Because of the heightened awareness and advocacy of those knowledgeable about the intersection of environment and health rights, the Maryland General Assembly (MGA) made strides with environmental legislation in 2021 with an increased number of bills introduced, with some passing into law.
One example of successfully passed legislation is HB1207 (SB0674), which increases the capacity of the Commission on Environmental Justice and Sustainable Communities, and alters Commission membership to better reflect communities most impacted by environmental hazards. This is a step in the right direction to center justice in environmental policy legislation, but more action is needed to implement proactive solutions which center communities historically impacted by environmental and reproductive injustice.
HB0051 (SB0121) was proposed this year and failed, but would have required property owners to do an environmental justice analysis before constructing or operating a landfill. Although this bill did not pass, it is critical that legislators consider that landfills and waste management facilities are disproportionately located in low-income and Black and Brown communities, and there are serious adverse health implications associated with residence near landfills. Exposure to pollution from landfills during pregnancy can lead to miscarriages, preterm birth, low birth weight, and birth defects.
MGA also passed HB1069, which requires owners of residential rental properties served by private well water to test water quality and disclose results to tenants and the local health department. This is an important bill for reproductive justice because nitrates, a common toxicant found in well water, can cause infant methemoglobinemia which can be a life-threatening condition. Additionally, exposure to nitrates can lead to poorer birth outcomes for pregnant people.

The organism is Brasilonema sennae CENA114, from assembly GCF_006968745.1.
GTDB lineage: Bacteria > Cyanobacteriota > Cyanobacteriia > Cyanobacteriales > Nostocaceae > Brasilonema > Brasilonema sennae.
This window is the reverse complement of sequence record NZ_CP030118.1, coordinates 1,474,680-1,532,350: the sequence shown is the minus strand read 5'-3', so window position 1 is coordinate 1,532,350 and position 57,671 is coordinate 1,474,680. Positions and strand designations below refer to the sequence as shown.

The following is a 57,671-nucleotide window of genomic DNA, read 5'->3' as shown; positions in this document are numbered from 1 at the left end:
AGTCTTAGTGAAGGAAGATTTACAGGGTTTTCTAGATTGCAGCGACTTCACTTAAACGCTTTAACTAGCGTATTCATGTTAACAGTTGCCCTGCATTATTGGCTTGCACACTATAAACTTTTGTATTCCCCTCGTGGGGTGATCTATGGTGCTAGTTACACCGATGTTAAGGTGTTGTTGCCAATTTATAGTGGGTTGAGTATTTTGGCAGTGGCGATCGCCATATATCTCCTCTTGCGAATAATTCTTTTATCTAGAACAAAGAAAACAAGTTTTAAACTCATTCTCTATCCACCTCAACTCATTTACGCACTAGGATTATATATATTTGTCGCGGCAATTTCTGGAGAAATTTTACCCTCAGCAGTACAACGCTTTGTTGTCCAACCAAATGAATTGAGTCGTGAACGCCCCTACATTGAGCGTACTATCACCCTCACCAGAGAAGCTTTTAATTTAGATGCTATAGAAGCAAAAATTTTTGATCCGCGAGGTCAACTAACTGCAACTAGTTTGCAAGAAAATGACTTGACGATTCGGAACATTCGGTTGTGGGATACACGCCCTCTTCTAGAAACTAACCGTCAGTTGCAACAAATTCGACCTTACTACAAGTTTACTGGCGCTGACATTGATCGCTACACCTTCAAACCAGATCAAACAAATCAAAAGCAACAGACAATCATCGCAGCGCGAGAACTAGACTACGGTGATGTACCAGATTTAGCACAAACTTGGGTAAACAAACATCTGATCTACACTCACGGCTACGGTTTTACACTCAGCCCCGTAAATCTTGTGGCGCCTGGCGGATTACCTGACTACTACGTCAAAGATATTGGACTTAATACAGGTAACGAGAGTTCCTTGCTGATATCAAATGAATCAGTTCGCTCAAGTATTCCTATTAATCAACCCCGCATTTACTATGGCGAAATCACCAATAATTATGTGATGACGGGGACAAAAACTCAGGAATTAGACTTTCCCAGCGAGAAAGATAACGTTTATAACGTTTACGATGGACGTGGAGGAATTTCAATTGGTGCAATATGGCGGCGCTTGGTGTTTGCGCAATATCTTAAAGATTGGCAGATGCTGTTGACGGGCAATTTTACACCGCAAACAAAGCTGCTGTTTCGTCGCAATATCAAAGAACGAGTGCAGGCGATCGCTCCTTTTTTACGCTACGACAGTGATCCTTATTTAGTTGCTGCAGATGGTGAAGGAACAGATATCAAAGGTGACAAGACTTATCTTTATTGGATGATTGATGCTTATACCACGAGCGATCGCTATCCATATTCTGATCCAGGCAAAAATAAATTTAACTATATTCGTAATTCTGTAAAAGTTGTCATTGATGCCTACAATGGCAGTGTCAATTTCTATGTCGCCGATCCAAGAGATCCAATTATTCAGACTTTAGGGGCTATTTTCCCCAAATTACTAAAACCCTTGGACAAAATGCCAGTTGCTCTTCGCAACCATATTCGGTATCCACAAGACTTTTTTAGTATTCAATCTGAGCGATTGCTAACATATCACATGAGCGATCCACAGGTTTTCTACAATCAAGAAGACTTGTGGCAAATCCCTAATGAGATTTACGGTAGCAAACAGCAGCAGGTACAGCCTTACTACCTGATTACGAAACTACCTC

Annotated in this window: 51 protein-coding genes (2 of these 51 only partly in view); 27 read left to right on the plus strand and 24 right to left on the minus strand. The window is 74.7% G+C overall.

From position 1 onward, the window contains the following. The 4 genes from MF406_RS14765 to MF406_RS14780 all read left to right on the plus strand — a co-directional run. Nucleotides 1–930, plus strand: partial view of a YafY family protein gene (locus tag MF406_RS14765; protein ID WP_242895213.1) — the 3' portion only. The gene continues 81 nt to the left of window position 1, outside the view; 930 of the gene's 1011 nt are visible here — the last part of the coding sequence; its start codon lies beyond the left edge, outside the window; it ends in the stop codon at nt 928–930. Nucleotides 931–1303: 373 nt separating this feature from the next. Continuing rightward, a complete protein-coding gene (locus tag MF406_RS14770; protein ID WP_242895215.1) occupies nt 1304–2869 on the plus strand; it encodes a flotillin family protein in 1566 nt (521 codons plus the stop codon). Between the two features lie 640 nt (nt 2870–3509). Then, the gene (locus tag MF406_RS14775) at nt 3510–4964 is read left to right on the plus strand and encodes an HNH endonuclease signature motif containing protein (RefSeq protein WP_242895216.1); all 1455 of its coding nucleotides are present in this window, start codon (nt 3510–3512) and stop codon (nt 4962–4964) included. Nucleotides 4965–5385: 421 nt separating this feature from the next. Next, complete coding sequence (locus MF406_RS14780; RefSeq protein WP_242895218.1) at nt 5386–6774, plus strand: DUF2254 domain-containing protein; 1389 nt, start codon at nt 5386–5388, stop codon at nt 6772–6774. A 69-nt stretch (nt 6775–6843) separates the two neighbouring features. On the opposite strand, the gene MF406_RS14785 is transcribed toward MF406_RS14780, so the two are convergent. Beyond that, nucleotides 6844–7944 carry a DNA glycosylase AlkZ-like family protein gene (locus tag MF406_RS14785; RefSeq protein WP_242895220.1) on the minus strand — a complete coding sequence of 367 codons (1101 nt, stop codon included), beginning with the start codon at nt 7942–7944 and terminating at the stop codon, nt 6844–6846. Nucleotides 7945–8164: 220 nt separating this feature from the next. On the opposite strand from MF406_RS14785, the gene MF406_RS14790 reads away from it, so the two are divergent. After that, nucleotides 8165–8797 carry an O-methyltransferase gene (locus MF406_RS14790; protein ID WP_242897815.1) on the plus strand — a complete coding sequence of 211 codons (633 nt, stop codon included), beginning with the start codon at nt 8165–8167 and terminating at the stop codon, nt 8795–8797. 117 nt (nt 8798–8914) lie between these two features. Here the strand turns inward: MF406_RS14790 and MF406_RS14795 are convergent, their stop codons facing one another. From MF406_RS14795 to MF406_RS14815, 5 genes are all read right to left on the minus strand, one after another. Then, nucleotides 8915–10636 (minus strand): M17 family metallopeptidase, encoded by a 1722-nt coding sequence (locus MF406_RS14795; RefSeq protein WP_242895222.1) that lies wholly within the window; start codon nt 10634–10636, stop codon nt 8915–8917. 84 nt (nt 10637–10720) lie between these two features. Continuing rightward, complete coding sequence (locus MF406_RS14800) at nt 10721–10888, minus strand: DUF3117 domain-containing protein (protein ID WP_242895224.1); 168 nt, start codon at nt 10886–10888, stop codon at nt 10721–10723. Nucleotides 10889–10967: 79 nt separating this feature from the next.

Other successful legislation included HB0076 (SB0334), which gives individuals impacted by water and soil pollution the right to seek justice in civil court. It is critical that individuals and communities impacted by environmental injustice have this right because exposures to certain pollutants can have life-long and sometimes intergenerational impacts on reproductive health and development.
Another bill of interest is HB0643, which prohibits certain chemicals from cosmetic products. This is important legislation which catches up to the scientific consensus that chemical exposure can be detrimental to health, especially for pregnant people.
HB0204 (SB0324) passed which allows complaints on environmental violations to be collected and processed to track trends and identify opportunities for policy reform and litigation. This is a critical step to mitigate disparities in enforcement of pollution control laws violations, but close attention is needed to ensure environmental violations are remediated equitably.
Lastly, HB0583 (SB0414), the Climate Solutions Now Act, was proposed and failed this year. It aimed to achieve net-zero state greenhouse gas emissions by 2045 with specific environmental justice considerations. Because of the inequitable distribution of environmental burdens, it is critical that environmental legislation be written and implemented through a justice-centered lens. Further, policy makers must consider the reproductive health, freedom, and justice implications of climate change and environmental hazards in order to determine equitable solutions.
Maggie March, Policy Research Intern, 2021